The projects listed below are designed to ask relevant questions about how Alzheimer's disease is identified, treated, and prevented. Each project has a unique goal and will contribute to our understanding of Alzheimer's disease. The projects are also described in this article, A Focus on the Future: Current ADRC Research Projects.

UW ADRC currently funded projects; UW ADRC funded pilot projects

Project 1Tom-Montine.jpg

Title: Cerebrospinal fluid (CSF) Proteome of Geriatric Dementia: CSF Protein Profiling of Central Nervous System (CNS) Insulin Activity
Project leader: Dr. Thomas Montine, Alvord Professor of Neuropathology, and Acting Chair, Department of Pathology at the University of Washington
Website: sites.google.com/site/montinelab

Recent findings from small clinical trials suggest that clinically increasing the amount of insulin activity in the central nervous system may improve memory functioning in patients with amnestic mild cognitive impairment (MCI) or Alzheimer's disease. In this project, we aim to identify a set of cerebrospinal fluid (CSF) biomarkers that are responsive to changes in brain insulin activity in people with mild cognitive impairment or Alzheimer's disease. The project uses an advanced biological (or "proteomic") technique to examine the structures, functions, and changes of proteins that are present in the spinal fluid. We also hope to determine the significance of decreased brain insulin activity in age-related memory decline (i.e., occasionally misplacing items or having trouble retrieving names that are eventually remembered) and various forms of dementia. Finally, we will examine how insulin and cells relevant to Alzheimer's disease are concentrated in the brain by comparing the information discovered in this project to information obtained from previously collected brain tissue.

Project 2Suzanne-Craft.jpg

Title: Therapeutic Effects of Intra-Nasal Insulin Detemir
Project leader: Dr. Suzanne Craft, Professor, University of Washington, Department of Psychiatry and Behavioral Sciences
Website: depts.washington.edu/memorywe/index.html

There is growing evidence that insulin is involved in multiple brain processes and that an impaired ability to control insulin can contribute to the development of Alzheimer's disease. As a result, therapies that attempt to restore the insulin levels in the central nervous system (CNS) may have beneficial effects on brain functioning. This project tests the therapeutic effects of nasally administered insulin with the hope that the insulin will improve memory and daily functioning in people with mild cognitive impairment (MCI) and Alzheimer's disease. To measure changes in spinal fluid biomarker levels, research participants will undergo lumbar punctures before insulin treatment and after the treatment has been completed.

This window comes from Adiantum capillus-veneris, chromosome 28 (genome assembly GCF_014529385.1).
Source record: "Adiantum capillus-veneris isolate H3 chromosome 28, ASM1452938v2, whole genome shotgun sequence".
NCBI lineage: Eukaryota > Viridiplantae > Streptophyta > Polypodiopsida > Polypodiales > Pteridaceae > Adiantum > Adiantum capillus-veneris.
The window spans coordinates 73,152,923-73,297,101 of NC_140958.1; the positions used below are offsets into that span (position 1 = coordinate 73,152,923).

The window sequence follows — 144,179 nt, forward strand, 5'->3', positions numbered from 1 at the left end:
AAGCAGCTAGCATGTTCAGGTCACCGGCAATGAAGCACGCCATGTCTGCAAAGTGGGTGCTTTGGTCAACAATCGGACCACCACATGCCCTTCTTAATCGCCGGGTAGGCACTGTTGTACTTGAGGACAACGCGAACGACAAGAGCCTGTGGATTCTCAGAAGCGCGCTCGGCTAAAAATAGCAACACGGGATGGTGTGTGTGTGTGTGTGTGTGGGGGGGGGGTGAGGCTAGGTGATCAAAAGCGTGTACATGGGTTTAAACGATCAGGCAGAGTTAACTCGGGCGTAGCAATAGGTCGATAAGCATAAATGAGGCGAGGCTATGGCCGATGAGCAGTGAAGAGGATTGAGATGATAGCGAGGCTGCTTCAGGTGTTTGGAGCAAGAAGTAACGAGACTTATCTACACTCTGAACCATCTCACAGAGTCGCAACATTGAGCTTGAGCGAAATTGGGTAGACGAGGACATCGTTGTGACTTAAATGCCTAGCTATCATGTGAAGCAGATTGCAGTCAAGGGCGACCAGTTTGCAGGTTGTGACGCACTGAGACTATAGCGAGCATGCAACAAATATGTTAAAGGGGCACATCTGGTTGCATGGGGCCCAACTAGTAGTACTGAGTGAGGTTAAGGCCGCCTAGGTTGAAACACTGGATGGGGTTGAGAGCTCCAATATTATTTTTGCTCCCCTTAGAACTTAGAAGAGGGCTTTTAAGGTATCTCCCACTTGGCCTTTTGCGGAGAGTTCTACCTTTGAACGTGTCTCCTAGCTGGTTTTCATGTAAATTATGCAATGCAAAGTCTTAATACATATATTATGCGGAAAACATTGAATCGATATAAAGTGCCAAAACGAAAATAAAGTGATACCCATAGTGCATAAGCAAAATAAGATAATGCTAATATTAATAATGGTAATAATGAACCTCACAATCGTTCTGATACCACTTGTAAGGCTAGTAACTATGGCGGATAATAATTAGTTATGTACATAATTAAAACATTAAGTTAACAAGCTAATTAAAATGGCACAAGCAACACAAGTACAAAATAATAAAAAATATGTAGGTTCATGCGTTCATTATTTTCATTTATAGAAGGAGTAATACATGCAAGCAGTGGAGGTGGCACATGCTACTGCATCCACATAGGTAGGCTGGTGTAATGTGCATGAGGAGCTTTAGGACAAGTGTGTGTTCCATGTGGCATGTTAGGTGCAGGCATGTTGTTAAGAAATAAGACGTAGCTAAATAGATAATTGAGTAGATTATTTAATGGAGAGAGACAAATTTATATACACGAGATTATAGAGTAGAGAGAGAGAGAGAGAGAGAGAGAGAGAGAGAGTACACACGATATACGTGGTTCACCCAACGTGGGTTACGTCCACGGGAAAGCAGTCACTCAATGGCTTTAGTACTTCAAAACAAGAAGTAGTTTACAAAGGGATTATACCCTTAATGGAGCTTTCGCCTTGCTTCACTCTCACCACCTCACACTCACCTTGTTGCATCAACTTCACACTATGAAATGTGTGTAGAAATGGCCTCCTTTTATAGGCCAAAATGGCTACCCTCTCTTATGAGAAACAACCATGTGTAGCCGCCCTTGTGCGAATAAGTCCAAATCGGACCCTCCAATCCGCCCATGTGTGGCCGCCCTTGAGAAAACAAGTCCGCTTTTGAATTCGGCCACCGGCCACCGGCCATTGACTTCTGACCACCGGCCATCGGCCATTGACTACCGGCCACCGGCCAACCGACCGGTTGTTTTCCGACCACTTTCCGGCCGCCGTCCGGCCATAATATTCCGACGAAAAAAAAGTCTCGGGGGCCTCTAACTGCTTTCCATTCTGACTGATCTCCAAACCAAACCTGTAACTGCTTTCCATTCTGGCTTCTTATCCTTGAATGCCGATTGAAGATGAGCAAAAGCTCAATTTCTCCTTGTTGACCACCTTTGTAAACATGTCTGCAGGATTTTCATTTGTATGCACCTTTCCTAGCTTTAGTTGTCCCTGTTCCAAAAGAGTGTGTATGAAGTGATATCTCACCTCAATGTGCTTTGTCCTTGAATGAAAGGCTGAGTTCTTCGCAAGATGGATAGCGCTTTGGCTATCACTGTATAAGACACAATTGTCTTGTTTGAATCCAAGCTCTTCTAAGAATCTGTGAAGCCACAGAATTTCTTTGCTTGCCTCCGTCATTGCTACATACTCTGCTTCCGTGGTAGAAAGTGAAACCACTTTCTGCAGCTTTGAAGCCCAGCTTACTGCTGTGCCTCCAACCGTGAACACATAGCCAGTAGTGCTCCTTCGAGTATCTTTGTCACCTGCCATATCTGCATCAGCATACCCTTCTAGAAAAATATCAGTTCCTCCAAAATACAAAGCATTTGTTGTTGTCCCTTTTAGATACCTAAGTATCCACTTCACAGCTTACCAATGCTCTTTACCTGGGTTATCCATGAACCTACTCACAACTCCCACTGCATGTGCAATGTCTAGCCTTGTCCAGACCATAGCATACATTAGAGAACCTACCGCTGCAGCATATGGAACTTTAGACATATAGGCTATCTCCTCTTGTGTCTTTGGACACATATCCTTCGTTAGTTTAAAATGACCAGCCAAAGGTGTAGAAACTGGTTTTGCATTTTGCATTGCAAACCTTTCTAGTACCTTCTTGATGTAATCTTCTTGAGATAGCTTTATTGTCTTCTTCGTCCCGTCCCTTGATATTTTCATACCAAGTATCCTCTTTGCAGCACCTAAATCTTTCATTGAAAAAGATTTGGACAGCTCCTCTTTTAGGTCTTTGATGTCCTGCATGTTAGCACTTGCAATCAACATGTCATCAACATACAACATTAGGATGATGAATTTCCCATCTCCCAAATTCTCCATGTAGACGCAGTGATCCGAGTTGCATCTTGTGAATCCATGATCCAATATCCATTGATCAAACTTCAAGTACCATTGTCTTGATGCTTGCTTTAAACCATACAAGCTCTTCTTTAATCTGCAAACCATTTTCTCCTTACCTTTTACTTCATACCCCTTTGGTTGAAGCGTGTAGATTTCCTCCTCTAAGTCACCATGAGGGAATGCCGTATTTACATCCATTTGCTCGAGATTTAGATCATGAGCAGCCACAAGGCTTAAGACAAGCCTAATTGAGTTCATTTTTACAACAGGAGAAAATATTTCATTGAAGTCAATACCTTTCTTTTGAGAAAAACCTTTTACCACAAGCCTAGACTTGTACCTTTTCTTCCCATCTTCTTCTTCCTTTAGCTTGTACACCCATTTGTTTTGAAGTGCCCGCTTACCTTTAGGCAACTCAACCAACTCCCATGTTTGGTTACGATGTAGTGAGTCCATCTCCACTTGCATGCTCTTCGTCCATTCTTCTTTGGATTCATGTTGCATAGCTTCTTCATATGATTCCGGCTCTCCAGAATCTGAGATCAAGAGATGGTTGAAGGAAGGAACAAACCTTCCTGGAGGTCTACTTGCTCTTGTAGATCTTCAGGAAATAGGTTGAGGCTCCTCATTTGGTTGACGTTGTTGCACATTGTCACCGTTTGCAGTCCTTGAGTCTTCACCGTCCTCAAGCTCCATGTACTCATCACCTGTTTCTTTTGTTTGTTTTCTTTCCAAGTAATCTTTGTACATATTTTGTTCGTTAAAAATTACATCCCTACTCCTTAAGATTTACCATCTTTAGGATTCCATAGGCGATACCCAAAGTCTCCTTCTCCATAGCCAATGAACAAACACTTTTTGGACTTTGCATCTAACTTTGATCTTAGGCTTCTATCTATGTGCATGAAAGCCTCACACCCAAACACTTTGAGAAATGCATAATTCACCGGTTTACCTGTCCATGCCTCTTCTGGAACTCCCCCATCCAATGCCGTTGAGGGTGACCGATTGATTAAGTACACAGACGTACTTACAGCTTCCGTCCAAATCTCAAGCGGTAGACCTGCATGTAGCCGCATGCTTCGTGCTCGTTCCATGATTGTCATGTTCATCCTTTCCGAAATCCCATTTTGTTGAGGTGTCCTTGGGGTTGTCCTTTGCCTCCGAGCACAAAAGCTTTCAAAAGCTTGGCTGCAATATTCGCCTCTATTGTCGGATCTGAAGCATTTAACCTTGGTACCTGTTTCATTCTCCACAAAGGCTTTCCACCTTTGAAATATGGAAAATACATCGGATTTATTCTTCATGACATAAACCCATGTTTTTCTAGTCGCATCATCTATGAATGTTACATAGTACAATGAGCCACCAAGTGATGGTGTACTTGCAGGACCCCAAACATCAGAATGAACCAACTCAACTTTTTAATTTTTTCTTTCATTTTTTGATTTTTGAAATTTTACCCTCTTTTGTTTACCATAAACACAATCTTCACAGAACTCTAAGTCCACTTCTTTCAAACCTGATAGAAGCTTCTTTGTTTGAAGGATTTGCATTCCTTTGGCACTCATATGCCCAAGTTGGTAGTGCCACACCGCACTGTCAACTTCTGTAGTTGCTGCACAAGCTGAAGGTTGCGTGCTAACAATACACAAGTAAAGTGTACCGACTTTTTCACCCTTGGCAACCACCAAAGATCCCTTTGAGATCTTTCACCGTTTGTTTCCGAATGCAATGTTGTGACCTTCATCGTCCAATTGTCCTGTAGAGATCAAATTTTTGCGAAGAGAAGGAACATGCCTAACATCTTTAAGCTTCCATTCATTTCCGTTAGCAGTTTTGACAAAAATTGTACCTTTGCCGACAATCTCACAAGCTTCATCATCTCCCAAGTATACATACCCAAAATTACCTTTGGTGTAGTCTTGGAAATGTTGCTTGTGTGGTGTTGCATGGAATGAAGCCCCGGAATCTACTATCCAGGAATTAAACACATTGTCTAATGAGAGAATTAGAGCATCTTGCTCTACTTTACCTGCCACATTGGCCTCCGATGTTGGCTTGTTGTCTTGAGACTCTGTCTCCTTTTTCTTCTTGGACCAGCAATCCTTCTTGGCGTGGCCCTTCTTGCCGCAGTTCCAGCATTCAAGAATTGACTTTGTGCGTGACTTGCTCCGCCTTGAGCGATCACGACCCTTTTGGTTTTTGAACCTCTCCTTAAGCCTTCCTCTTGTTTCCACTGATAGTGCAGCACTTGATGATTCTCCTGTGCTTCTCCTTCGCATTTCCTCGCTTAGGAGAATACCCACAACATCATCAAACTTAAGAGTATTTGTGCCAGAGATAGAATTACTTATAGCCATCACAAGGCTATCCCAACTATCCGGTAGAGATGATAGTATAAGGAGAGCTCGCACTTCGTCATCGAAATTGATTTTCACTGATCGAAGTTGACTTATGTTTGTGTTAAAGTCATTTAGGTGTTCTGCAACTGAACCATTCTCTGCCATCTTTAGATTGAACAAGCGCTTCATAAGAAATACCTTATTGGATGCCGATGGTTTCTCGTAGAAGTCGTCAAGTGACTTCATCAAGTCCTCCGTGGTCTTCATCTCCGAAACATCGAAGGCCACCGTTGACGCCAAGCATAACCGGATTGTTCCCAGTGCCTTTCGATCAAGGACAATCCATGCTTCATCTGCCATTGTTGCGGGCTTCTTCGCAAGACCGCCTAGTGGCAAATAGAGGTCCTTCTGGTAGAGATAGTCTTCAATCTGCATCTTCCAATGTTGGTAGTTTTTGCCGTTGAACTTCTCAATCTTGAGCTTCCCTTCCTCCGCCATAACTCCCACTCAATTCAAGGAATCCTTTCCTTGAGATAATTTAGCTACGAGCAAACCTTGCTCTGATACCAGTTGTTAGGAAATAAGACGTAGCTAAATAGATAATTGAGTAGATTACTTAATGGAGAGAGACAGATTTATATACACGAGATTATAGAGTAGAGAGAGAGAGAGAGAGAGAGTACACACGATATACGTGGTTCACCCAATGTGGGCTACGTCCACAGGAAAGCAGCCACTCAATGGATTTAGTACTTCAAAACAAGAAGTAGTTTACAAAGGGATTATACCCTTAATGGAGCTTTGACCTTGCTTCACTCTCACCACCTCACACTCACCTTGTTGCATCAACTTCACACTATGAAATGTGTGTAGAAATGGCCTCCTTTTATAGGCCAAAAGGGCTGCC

Project 3Dirk-Keene.jpg

Title: Modulation of Abeta Peptide Accumulation and Neuron Damage in Vivo with Adult Bone Marrow Transplants
Project leader: Dr. Christopher D. Keene, Assistant Professor, University of Washington, Department of Pathology, Division of Neuropathology

The ADRC has recently discovered that mice which have been genetically modified to have Alzheimer's disease have an approximately 50% reduction in beta-amyloid (find the definition here) after a "mini" bone marrow transplant. The 50% reduction in beta-amyloid is a significant finding because beta-amyloid is considered toxic to brain cells and may be responsible for some of the damage caused by Alzheimer's disease. Additionally, this limited version of a bone marrow transplant is less toxic to the body than the bone marrow transplants that are used to treat malignant diseases. This study draws upon these findings to conduct experiments that aim to increase our understanding of bone marrow transplants as potential treatments for Alzheimer's disease. The ADRC expects that our continued work with these mice will identify whether "mini" bone marrow transplants may help preserve brain functioning and will thereby lay the groundwork for potential treatments of Alzheimer's disease and other neurodegenerative diseases.

Currently Funded Pilot Projects

Health Education, Aerobic and Resistance Training (HEART) in Prediabetic African Americans

Project leader: Jeannine Skinner, PhD, UW Memory Wellness Center

Dr. Skinnner's project will compare the effects of exercise and health education on the thinking abilities, insulin sensitivity, and levels of Alzheimer's biomarkers in a group of African Americans with prediabetes.

 

Quantification of Abeta and tau in CSF by LC-MS/MS

Project leader: Andrew Hoofnagle, MD, PhD

This project aims to develop a new type of biomarker analysis to help translate already-known Alzheimer's biomarkers into practical, day-to-day diagnostic tests that can be reliably used in caring for people with Alzheimer's.

 

Preclinical Study of D2 Antagonists for Neuroprotection Against Pathological Tau

Project leader: Brian Kraemer, PhD

Dr. Kraemer's project studies a compound (D2 antagonists) to see if it is able to lessen tau development and toxicity through an animal model of Alzheimer's disease.

 

Neuroimaging Biomakers of Cognitive Resilience Among APOE-4 Carriers

Project leader: Tara Madhyastha, PhD

The goal of this pilot study is to identify neuroimaging biomarkers associated with memory change in midlife that my represent a preclinical phase of Alzheimer's disease.